A new take on the birthday problem

Vitalii Tymchyshyn and Andrii Khlevniuk posted a new paper here entitled “On the average number of birthdays in birthday paradox setup.

” This paper gives a different perspective on the birthday problem and a new proof.

In the usual formation of the birthday problem, one asks the probability that everyone in a group of size n has a different birthday, or one asks how big n needs to be for the probability to be approximately 1/2 that two people share a birthday.

Tymchyshyn and Khlevniuk ask about the expected number of unique birthdays in a group of size n and show that it equals (1 – αn) / (1 – α) where α = 364/365.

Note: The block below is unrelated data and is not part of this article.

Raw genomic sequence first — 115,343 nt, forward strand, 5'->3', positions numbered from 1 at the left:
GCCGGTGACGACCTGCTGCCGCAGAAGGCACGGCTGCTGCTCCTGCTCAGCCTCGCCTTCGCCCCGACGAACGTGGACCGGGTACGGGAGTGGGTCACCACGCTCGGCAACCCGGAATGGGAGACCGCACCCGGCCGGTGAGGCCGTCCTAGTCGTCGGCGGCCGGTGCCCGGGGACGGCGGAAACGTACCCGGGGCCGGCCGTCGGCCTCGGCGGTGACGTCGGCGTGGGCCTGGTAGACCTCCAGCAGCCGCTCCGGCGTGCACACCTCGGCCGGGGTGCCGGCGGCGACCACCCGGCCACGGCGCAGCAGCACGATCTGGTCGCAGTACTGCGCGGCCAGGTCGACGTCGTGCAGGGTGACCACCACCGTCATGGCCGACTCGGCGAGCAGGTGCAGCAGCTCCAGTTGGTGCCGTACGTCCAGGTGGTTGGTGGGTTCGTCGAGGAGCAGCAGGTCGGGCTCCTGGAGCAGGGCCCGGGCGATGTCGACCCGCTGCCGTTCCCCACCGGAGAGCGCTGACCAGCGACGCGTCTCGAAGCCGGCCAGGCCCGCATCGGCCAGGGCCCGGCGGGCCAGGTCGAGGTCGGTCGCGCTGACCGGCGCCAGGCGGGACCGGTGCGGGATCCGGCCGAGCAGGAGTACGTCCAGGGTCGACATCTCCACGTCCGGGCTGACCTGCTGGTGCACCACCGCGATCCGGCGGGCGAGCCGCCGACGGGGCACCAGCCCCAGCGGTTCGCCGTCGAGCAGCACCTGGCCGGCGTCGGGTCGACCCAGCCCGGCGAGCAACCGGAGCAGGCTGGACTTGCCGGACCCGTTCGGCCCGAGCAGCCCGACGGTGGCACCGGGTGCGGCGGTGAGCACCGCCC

Variations on the birthday problem often come up in practice.

For example, you often need to consider how likely it is that a hash function will map set of inputs to unique values.

There’s a rule of thumb that if there are N possible hash values, then there’s a 50-50 chance of a collision if you hash √N values.

Let α = (N-1)/N) and p = 1/N.

If we take the first three terms in the Taylor series for (1 – p)n we see that the expected number of unique hash values after hashing n inputs is approximately n – n(n – 1) p/2.

If we choose n = √N, then the expected number of unique hash values is approximately n – 1/2, or in other words, there’s about a 0.

5 probability of a collision.

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